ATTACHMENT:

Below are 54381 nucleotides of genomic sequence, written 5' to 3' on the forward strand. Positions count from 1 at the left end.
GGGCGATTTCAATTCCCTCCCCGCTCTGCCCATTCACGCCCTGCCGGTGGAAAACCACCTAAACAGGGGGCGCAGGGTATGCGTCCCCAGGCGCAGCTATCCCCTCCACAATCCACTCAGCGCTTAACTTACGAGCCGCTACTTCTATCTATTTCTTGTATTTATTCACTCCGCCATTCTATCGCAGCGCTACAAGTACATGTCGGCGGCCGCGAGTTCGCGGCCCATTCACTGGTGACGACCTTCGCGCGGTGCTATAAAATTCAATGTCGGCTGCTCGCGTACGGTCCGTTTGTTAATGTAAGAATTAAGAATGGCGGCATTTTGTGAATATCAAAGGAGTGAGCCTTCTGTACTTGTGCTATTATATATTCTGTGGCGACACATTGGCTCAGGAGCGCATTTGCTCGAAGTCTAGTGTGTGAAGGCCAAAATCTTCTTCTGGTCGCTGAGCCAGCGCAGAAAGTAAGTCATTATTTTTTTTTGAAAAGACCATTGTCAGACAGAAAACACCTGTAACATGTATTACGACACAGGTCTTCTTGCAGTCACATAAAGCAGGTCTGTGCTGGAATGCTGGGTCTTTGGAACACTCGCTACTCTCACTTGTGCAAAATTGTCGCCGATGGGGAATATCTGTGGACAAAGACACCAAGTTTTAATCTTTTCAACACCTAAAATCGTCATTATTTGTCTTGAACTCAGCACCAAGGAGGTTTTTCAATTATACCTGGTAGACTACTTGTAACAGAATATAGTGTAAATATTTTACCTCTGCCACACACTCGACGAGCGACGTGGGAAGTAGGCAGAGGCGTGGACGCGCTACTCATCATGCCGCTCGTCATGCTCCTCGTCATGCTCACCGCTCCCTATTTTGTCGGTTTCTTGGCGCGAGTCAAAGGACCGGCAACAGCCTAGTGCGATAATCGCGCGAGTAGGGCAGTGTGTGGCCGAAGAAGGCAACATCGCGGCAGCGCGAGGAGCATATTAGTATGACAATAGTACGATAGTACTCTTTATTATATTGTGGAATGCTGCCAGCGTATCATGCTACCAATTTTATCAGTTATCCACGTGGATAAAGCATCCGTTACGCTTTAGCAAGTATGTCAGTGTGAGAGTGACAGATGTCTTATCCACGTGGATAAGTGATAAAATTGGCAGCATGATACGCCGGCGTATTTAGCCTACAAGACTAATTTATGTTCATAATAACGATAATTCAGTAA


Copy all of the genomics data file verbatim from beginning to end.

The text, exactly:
Below are 54381 nucleotides of genomic sequence, written 5' to 3' on the forward strand. Positions count from 1 at the left end.
GGGCGATTTCAATTCCCTCCCCGCTCTGCCCATTCACGCCCTGCCGGTGGAAAACCACCTAAACAGGGGGCGCAGGGTATGCGTCCCCAGGCGCAGCTATCCCCTCCACAATCCACTCAGCGCTTAACTTACGAGCCGCTACTTCTATCTATTTCTTGTATTTATTCACTCCGCCATTCTATCGCAGCGCTACAAGTACATGTCGGCGGCCGCGAGTTCGCGGCCCATTCACTGGTGACGACCTTCGCGCGGTGCTATAAAATTCAATGTCGGCTGCTCGCGTACGGTCCGTTTGTTAATGTAAGAATTAAGAATGGCGGCATTTTGTGAATATCAAAGGAGTGAGCCTTCTGTACTTGTGCTATTATATATTCTGTGGCGACACATTGGCTCAGGAGCGCATTTGCTCGAAGTCTAGTGTGTGAAGGCCAAAATCTTCTTCTGGTCGCTGAGCCAGCGCAGAAAGTAAGTCATTATTTTTTTTTGAAAAGACCATTGTCAGACAGAAAACACCTGTAACATGTATTACGACACAGGTCTTCTTGCAGTCACATAAAGCAGGTCTGTGCTGGAATGCTGGGTCTTTGGAACACTCGCTACTCTCACTTGTGCAAAATTGTCGCCGATGGGGAATATCTGTGGACAAAGACACCAAGTTTTAATCTTTTCAACACCTAAAATCGTCATTATTTGTCTTGAACTCAGCACCAAGGAGGTTTTTCAATTATACCTGGTAGACTACTTGTAACAGAATATAGTGTAAATATTTTACCTCTGCCACACACTCGACGAGCGACGTGGGAAGTAGGCAGAGGCGTGGACGCGCTACTCATCATGCCGCTCGTCATGCTCCTCGTCATGCTCACCGCTCCCTATTTTGTCGGTTTCTTGGCGCGAGTCAAAGGACCGGCAACAGCCTAGTGCGATAATCGCGCGAGTAGGGCAGTGTGTGGCCGAAGAAGGCAACATCGCGGCAGCGCGAGGAGCATATTAGTATGACAATAGTACGATAGTACTCTTTATTATATTGTGGAATGCTGCCAGCGTATCATGCTACCAATTTTATCAGTTATCCACGTGGATAAAGCATCCGTTACGCTTTAGCAAGTATGTCAGTGTGAGAGTGACAGATGTCTTATCCACGTGGATAAGTGATAAAATTGGCAGCATGATACGCCGGCGTATTTAGCCTACAAGACTAATTTATGTTCATAATAACGATAATTCAGTAA